Sometimes I find myself seemingly buried– buried in the frustration, the questions, the investigative construct, in the discussions, and in documents all relating to Cheryll’s case; feeling sadness and despair over the unanswered questions about her last day alive and in the investigation that ensued. And always, I long for any information that I can learn about Cheryll herself. I find myself posting in Facebook groups, begging anyone with memories of her to reach out to me and asking her childhood friends to share what they remember of her, like I’ve asked them before, hoping that when I ask again a new little story about Cheryll will emerge from the deep recesses of their memories. Hearing about this little girl I never knew always makes me feel like I am just a little bit closer to her and inspires me to keep on working for her.
Recently, my persistence paid off. I was given the name of a Rose Avenue resident who was a young mother living with her family on the street when Cheryll disappeared in 1971. She agreed to talk to me and passed her phone number along to a mutual contact and one night, after my house grew quiet, I settled in, dressed in my warm pajamas with a blanket draped across my lap, pen and notebook nearby, as I excitedly and nervously dialed the phone number.
The voice of an older woman answered the phone. (For this blog, I will call her Mrs. Smith).
“Hi, Mrs. Smith. This is Beth Rowland. I was given your name and number because I’ve been told you may be able to share some memories you have of Cheryll Spegal with me.”
“Oh, yes. It’s good to hear from you and I certainly do have some memories of Cheryll.” And with that, in the sweetest and most sincere voice, she spoke of Cheryll and transported me back to a time in 1971. I was thankful to be sitting all snuggled up, to have budgeted time to talk to her, and to have this special opportunity.
“I remember Cheryll very clearly. You know, she was a tiny little thing and was the sweetest girl. And it still hurts me deeply that someone could have hurt such a sweet little girl like they did.” I explained to her that I felt the same way and that very fact was keeping me motivated to tell her story and to get to the bottom of what happened.
“Some mornings before school, she would stop by our house and I’d say ‘Cheryll, it’s cold! Get in here!’ And I would bring her into the front room or the kitchen and offer her something to eat because I was usually preparing breakfast for my kids, you know. And sometimes she would eat a little something, and sometimes she’d say she wasn’t hungry. And after breakfast in the mornings, before I drove my kids up the street to wait for the school bus, I’d read them a little story. I remember that Cheryll would sit right there with the kids as I read, listening to the story too. And I’m not saying this happened often, but I remember it happening a time or two and I was always happy to include her. She was such a sweet little thing.”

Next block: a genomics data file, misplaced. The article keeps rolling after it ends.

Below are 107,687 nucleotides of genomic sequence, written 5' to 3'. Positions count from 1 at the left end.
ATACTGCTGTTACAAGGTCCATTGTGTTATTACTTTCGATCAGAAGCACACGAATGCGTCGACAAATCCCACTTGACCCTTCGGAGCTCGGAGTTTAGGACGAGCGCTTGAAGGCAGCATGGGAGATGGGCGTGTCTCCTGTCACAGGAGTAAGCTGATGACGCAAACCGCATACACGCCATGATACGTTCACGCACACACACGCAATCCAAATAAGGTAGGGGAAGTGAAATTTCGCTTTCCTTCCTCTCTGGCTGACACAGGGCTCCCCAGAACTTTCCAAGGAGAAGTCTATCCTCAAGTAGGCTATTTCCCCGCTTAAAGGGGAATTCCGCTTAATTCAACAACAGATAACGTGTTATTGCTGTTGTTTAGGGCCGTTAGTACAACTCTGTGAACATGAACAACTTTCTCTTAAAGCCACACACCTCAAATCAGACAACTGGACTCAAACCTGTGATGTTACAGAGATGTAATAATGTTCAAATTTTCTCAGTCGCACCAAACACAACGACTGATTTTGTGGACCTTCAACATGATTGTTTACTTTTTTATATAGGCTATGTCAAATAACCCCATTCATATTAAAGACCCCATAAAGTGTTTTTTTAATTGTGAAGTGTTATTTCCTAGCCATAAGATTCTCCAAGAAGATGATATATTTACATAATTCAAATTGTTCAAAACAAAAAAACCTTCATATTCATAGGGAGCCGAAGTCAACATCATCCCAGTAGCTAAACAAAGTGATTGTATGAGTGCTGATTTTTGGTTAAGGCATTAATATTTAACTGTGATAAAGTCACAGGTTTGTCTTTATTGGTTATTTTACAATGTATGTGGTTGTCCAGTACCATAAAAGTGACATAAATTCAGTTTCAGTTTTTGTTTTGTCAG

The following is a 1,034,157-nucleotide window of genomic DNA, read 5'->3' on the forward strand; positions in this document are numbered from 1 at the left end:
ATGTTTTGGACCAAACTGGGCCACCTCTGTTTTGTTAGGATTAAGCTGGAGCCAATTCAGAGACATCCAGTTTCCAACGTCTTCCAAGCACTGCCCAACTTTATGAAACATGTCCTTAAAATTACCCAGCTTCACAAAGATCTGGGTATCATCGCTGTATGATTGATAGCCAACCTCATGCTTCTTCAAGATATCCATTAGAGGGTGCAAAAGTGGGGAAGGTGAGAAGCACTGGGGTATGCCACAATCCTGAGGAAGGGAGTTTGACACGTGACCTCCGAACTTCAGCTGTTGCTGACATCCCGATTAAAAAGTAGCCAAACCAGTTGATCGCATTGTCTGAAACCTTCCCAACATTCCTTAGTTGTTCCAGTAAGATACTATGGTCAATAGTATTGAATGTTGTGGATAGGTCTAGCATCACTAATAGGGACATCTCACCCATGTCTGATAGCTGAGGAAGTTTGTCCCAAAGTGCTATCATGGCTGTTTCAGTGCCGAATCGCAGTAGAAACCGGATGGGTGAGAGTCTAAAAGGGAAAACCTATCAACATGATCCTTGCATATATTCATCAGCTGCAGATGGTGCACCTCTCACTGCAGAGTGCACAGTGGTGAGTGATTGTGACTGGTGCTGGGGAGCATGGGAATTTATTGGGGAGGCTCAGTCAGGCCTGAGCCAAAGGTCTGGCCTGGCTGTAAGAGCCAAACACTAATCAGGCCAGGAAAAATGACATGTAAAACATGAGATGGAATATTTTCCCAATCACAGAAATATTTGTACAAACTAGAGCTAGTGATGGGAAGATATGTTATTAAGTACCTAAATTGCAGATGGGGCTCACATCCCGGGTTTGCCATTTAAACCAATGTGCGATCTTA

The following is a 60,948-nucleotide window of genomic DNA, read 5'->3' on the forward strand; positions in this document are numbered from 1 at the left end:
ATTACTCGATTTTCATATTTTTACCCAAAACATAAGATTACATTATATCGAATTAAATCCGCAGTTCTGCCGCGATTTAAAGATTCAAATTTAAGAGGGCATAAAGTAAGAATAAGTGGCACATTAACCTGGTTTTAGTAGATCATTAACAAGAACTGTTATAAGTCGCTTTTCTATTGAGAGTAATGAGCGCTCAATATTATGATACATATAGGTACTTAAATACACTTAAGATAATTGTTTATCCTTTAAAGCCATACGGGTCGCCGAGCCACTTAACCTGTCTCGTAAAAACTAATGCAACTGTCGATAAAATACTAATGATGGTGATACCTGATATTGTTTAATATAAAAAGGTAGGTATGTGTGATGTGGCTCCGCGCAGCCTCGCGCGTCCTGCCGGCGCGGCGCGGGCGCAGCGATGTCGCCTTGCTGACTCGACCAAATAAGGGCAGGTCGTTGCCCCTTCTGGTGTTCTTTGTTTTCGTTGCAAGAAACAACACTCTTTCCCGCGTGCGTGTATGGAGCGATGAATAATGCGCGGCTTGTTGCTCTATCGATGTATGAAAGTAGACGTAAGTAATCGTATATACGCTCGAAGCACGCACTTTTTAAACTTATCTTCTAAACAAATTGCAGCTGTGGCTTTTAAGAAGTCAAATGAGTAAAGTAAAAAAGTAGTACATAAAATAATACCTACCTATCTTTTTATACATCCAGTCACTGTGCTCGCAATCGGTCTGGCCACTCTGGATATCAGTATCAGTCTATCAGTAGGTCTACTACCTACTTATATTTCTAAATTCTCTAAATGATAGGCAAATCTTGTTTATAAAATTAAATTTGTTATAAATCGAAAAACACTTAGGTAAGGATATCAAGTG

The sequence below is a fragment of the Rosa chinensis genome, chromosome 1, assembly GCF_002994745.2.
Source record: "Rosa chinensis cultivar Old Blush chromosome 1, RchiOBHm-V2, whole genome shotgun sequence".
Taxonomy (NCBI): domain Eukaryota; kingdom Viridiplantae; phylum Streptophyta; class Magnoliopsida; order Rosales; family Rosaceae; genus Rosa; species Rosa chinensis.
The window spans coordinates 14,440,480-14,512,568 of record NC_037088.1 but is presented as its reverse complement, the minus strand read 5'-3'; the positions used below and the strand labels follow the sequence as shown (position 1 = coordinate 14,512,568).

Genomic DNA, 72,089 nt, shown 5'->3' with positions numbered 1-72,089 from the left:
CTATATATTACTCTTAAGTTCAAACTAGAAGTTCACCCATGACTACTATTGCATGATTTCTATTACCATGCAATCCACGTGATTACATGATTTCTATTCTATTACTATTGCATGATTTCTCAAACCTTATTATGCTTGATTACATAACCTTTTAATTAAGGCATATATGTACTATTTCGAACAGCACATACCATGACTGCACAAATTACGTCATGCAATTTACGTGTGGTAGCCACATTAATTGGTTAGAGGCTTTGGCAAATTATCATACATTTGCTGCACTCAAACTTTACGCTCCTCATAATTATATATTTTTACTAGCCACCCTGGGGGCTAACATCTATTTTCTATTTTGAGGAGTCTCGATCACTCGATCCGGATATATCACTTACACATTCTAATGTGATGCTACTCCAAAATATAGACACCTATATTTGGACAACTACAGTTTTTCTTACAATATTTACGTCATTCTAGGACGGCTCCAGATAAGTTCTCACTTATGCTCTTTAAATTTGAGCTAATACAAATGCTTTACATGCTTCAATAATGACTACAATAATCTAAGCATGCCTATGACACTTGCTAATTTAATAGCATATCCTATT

“That is so nice that you did that– reading to your children like that,” I said with all sincerity, picturing an idyllic Normal Rockwell type painting of a cozy little family having breakfast and gathering for a story before school.
“It was just something I liked to do for my kids.”
“You said you drove your kids to the bus stop. Did your children ever walk up the street to wait for the school bus like the other kids did?” I asked.
“No. I was protective of them, even back then. They were small and I didn’t want them out on the street alone. I always loaded the kids in my car and would drive to the top of the street and let them out there or if it was cold or rainy, would have them sit in my car until the bus came. And once or twice, I saw Cheryll walking up the street alone when it was raining and she didn’t have on a coat and I’d pull up next to her and say, ‘Cheryll, climb in! Let’s get you out of the rain.’ And I’d say to my kids, ‘Kids, scoot over and make room for Cheryll.’ And they would, and they’d be sitting close together in the backseat for the short ride to the top of the street, but they always made room for her.”